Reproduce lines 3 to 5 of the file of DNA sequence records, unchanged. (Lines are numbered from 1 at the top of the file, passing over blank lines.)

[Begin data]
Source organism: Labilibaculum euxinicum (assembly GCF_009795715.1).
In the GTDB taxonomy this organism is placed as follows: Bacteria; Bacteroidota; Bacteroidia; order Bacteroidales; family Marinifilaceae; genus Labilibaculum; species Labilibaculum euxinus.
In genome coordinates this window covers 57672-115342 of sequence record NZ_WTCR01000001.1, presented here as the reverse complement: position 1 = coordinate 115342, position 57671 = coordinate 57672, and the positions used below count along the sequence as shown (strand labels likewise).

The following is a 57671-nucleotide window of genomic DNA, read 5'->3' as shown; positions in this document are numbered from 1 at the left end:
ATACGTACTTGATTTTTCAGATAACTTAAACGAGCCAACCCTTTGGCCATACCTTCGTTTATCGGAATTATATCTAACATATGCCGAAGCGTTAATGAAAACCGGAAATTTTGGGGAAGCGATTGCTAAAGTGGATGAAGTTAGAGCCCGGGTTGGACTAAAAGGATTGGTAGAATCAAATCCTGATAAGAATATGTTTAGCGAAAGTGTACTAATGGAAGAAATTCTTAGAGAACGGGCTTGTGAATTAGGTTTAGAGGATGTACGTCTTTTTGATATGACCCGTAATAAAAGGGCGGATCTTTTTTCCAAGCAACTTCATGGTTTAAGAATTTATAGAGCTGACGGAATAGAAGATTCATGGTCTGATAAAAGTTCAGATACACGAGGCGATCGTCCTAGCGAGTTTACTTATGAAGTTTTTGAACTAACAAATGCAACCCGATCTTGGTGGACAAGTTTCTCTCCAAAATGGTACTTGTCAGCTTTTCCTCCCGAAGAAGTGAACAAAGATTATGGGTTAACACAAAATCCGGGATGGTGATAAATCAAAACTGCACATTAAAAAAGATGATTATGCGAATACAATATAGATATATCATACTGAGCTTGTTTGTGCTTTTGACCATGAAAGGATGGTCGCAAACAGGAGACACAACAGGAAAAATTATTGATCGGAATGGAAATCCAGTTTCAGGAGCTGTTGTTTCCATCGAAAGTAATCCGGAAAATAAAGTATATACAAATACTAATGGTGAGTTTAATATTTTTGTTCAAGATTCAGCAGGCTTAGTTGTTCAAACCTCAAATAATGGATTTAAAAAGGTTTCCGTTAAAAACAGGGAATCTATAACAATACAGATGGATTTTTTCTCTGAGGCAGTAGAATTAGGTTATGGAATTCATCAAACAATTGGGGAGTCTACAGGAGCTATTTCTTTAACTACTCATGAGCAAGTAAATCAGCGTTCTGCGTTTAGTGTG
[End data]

In genome coordinates this window covers 57672-115342 of sequence record NZ_WTCR01000001.1, presented here as the reverse complement: position 1 = coordinate 115342, position 57671 = coordinate 57672, and the positions used below count along the sequence as shown (strand labels likewise).

The following is a 57671-nucleotide window of genomic DNA, read 5'->3' as shown; positions in this document are numbered from 1 at the left end:
ATACGTACTTGATTTTTCAGATAACTTAAACGAGCCAACCCTTTGGCCATACCTTCGTTTATCGGAATTATATCTAACATATGCCGAAGCGTTAATGAAAACCGGAAATTTTGGGGAAGCGATTGCTAAAGTGGATGAAGTTAGAGCCCGGGTTGGACTAAAAGGATTGGTAGAATCAAATCCTGATAAGAATATGTTTAGCGAAAGTGTACTAATGGAAGAAATTCTTAGAGAACGGGCTTGTGAATTAGGTTTAGAGGATGTACGTCTTTTTGATATGACCCGTAATAAAAGGGCGGATCTTTTTTCCAAGCAACTTCATGGTTTAAGAATTTATAGAGCTGACGGAATAGAAGATTCATGGTCTGATAAAAGTTCAGATACACGAGGCGATCGTCCTAGCGAGTTTACTTATGAAGTTTTTGAACTAACAAATGCAACCCGATCTTGGTGGACAAGTTTCTCTCCAAAATGGTACTTGTCAGCTTTTCCTCCCGAAGAAGTGAACAAAGATTATGGGTTAACACAAAATCCGGGATGGTGATAAATCAAAACTGCACATTAAAAAAGATGATTATGCGAATACAATATAGATATATCATACTGAGCTTGTTTGTGCTTTTGACCATGAAAGGATGGTCGCAAACAGGAGACACAACAGGAAAAATTATTGATCGGAATGGAAATCCAGTTTCAGGAGCTGTTGTTTCCATCGAAAGTAATCCGGAAAATAAAGTATATACAAATACTAATGGTGAGTTTAATATTTTTGTTCAAGATTCAGCAGGCTTAGTTGTTCAAACCTCAAATAATGGATTTAAAAAGGTTTCCGTTAAAAACAGGGAATCTATAACAATACAGATGGATTTTTTCTCTGAGGCAGTAGAATTAGGTTATGGAATTCATCAAACAATTGGGGAGTCTACAGGAGCTATTTCTTTAACTACTCATGAGCAAGTAAATCAGCGTTCTGCGTTTAGTGTG